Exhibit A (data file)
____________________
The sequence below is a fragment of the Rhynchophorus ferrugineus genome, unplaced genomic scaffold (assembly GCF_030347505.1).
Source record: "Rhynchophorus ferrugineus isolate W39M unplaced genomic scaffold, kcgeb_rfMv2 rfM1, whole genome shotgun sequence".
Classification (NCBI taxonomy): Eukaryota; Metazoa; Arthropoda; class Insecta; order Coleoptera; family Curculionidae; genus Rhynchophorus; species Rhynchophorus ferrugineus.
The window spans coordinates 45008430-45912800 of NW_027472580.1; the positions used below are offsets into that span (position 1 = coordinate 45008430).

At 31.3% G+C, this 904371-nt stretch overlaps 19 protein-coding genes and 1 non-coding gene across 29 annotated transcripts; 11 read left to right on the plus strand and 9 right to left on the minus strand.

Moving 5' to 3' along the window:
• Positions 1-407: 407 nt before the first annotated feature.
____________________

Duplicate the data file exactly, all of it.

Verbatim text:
The sequence below is a fragment of the Rhynchophorus ferrugineus genome, unplaced genomic scaffold (assembly GCF_030347505.1).
Source record: "Rhynchophorus ferrugineus isolate W39M unplaced genomic scaffold, kcgeb_rfMv2 rfM1, whole genome shotgun sequence".
Classification (NCBI taxonomy): Eukaryota; Metazoa; Arthropoda; class Insecta; order Coleoptera; family Curculionidae; genus Rhynchophorus; species Rhynchophorus ferrugineus.
The window spans coordinates 45008430-45912800 of NW_027472580.1; the positions used below are offsets into that span (position 1 = coordinate 45008430).

At 31.3% G+C, this 904371-nt stretch overlaps 19 protein-coding genes and 1 non-coding gene across 29 annotated transcripts; 11 read left to right on the plus strand and 9 right to left on the minus strand.

Moving 5' to 3' along the window:
• Positions 1-407: 407 nt before the first annotated feature.